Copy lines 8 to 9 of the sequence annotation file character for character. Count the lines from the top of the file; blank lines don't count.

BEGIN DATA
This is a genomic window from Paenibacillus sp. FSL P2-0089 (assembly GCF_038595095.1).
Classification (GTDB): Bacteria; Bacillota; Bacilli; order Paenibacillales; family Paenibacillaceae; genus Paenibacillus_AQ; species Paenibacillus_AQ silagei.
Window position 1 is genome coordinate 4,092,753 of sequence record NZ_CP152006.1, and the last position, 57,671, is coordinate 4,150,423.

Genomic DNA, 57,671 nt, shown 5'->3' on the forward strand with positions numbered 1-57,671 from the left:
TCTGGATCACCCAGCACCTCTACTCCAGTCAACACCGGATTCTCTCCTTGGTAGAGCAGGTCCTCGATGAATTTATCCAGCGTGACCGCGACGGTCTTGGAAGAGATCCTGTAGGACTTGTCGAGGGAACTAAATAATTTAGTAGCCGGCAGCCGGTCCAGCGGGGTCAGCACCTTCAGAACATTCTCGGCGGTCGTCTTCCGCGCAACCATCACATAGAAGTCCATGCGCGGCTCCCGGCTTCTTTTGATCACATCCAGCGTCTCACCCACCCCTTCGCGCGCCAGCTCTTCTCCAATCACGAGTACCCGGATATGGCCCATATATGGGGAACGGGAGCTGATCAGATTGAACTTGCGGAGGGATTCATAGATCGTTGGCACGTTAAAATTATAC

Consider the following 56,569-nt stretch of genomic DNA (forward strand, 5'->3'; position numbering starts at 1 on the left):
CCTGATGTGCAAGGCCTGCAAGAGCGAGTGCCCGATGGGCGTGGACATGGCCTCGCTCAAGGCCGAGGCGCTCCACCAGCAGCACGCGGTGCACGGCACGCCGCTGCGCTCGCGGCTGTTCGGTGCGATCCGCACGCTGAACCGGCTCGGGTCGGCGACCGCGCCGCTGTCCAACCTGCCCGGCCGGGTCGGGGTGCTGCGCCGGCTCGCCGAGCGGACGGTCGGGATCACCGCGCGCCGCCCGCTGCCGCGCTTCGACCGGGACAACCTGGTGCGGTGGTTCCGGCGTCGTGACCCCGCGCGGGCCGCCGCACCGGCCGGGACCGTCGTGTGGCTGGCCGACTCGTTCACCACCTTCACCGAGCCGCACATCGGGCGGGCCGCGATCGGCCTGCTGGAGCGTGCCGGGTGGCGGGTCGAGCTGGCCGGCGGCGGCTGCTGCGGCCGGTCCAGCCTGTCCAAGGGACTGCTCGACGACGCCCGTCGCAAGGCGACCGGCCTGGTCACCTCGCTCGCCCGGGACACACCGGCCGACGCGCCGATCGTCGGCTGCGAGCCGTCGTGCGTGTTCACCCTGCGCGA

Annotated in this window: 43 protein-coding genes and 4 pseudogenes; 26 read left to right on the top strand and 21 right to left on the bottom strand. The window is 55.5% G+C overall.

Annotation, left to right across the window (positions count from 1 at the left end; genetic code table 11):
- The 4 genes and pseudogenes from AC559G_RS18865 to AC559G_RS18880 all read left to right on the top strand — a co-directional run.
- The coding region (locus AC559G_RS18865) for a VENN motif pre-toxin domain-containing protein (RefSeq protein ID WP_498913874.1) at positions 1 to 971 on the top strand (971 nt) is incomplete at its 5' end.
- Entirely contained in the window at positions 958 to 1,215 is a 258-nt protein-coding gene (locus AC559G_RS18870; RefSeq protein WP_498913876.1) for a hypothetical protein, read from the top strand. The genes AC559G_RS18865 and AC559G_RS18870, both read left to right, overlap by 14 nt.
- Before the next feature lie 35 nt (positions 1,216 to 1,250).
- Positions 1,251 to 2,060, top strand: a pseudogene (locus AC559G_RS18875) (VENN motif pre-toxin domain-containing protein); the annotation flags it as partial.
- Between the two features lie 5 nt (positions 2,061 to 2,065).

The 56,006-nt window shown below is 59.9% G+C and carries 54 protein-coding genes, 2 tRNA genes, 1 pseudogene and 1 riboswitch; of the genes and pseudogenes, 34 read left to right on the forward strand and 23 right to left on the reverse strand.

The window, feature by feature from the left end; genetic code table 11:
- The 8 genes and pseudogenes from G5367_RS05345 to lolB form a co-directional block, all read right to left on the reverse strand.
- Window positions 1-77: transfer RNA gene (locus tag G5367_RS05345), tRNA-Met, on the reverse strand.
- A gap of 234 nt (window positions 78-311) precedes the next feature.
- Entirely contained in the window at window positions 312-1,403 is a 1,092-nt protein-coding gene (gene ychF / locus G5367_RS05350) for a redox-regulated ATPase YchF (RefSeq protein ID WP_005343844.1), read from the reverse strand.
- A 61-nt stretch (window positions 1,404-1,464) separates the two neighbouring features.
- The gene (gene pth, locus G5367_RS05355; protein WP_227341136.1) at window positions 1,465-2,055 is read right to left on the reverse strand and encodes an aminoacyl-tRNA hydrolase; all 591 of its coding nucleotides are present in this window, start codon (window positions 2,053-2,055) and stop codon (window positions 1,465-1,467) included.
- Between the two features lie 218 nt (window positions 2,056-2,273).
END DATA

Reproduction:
Annotated in this window: 43 protein-coding genes and 4 pseudogenes; 26 read left to right on the top strand and 21 right to left on the bottom strand. The window is 55.5% G+C overall.

Annotation, left to right across the window (positions count from 1 at the left end; genetic code table 11):